New Jersey also has trouble retaining physicians. The NJCTH’s 2012 Resident Exit Survey reports, “41 percent of respondents with confirmed practice plans were remaining in the state, compared with 48 percent nationally.” Among general internists, the in-state retention rate drops to an anemic 36 percent.
Why the stampede out of the Garden State? Economics is a big part of the answer.

Although their training tends to take less time than that of specialists, primary care graduates typically leave school with $150,000 or more in student debt. This hefty burden is compounded by the comparatively lower starting salaries in the Eastern United States for beginning PCPs. According to a 2013 survey by the Medical Group Management Association, a trade group for medical practice managers, the median salary for a beginning family physician here is a tick over $163,000, compared with roughly $176,000 in the Midwest or West. This salary gap widens when comparing beginning PCPs with specialists. A cardiologist starting out here can expect to make about twice what his or her primary care colleague earns. Add to this the high costs of living and running a practice in New Jersey, and it is little wonder that so many new family doctors, general internists, geriatricians and pediatricians are fleeing the state.

In Northern New Jersey, the current shortfall of family physicians is estimated at 991, based on demographic and other data compiled by the NJCTH. Statewide, geriatricians (doctors who treat older adults) are also in short supply, perhaps by as much as 180 doctors, according to a 2009 NJCTH survey. These shortfalls add up. “Looking from a purely primary care perspective, we forecast a shortage by 2020 of between 3,500 to 4,000 doctors,” says the NJCTH’s Briggs. “Our primary care shortage is acute.”

New Jersey’s larger hospital systems are trying to reverse this trend, at least in their own catchment areas, or service regions. Most are offering incentives to attract and retain family doctors, general internists and other PCPs, whether they want to start their own practices or join existing ones.

Family physician Robert Lukenda, 30, who practices in Cranford, in Union County, is a beneficiary of this assistance. Born and raised in neighboring Linden, Lukenda was a biological science major at Rutgers when he decided on a career in medicine. After Rutgers, Lukenda entered the NYIT College of Osteopathic Medicine in Old Westbury, New York, where he discovered his attraction to family medicine. “I’m a big believer in primary and preventive medicine,” says Lukenda. “I also liked the variety of family medicine—it’s all the specialties in one—and the fact I could see anyone, from birth to 100 years old.”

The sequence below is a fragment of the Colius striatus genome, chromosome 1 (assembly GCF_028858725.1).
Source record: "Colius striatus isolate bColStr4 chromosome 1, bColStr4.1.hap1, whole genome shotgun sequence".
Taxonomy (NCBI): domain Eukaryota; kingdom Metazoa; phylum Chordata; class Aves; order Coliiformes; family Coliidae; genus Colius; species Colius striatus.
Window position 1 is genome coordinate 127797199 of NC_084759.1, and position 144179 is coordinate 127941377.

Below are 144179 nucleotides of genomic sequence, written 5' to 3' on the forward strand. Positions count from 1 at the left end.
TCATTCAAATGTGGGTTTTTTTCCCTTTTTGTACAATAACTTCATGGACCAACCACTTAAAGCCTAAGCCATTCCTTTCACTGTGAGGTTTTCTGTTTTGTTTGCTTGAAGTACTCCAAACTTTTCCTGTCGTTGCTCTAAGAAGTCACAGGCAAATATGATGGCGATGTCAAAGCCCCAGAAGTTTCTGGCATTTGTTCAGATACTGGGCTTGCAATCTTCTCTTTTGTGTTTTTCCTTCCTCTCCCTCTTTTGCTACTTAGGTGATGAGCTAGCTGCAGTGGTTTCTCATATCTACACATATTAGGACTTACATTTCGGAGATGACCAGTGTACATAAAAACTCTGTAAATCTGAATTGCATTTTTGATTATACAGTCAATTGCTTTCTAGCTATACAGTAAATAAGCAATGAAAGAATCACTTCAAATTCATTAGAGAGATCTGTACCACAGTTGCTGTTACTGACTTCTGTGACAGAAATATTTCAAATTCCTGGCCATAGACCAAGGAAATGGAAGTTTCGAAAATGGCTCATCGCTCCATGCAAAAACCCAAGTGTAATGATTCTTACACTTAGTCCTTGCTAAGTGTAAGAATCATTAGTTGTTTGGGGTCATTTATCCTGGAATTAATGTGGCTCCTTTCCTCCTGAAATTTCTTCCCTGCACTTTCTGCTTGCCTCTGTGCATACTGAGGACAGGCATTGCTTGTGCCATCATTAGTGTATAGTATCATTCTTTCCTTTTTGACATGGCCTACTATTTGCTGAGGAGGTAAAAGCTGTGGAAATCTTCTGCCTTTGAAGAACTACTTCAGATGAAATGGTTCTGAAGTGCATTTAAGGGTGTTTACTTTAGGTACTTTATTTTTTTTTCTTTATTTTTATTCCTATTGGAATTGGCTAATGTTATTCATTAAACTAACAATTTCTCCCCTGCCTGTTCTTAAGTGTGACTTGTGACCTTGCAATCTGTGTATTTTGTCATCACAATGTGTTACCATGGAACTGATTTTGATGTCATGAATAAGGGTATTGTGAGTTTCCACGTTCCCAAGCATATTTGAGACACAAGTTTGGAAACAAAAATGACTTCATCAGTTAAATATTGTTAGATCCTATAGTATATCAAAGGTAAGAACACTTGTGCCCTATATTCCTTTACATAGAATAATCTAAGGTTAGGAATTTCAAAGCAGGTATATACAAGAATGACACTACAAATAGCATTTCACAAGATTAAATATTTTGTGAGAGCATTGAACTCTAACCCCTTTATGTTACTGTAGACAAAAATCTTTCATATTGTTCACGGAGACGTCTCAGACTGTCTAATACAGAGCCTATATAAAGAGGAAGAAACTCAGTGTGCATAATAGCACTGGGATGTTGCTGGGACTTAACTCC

Three years of residency in family medicine followed at Overlook Medical Center, where Lukenda was the chief resident during the 2010-2011 academic year. By that point, he had also come to another decision, one that is becoming increasingly rare. “I wanted to start my own practice and have input from the beginning on how it was run,” he says. But Lukenda was already shouldering more than $200,000 in student debt, and he knew that his income as a family practitioner in New Jersey was going to be significantly less than that of some of his fellow residents who intended to practice in the Midwest and elsewhere. During his residency, he had also witnessed enough private practices to know that, for the solo practitioner just starting out, cash flow can be irregular, exacerbated by the time it takes many insurance companies to reimburse providers for their services.

Lukenda had been an outstanding resident, though, and Overlook was eager to have him set up shop nearby, especially given the local need for primary care services. To start him on his way, the hospital offered him a one-year income guarantee, which was based on the average salary for a family practitioner in his region. Once in effect—his practice opened January 2012—the agreement required that he submit all his practice-related bills to the hospital; if his monthly expenses exceeded his expected income, Overlook, also part of Atlantic Health System, would make up the difference. The hospital also agreed to reimburse his lenders up to $100,000 over a four-year period—the term of his commitment to remain in the area—toward the repayment of his student loans. “It’s not a complete repayment, but it does help out for a few years,” Lukenda says. As for the income guarantee, his practice couldn’t have survived his first year without it, he says.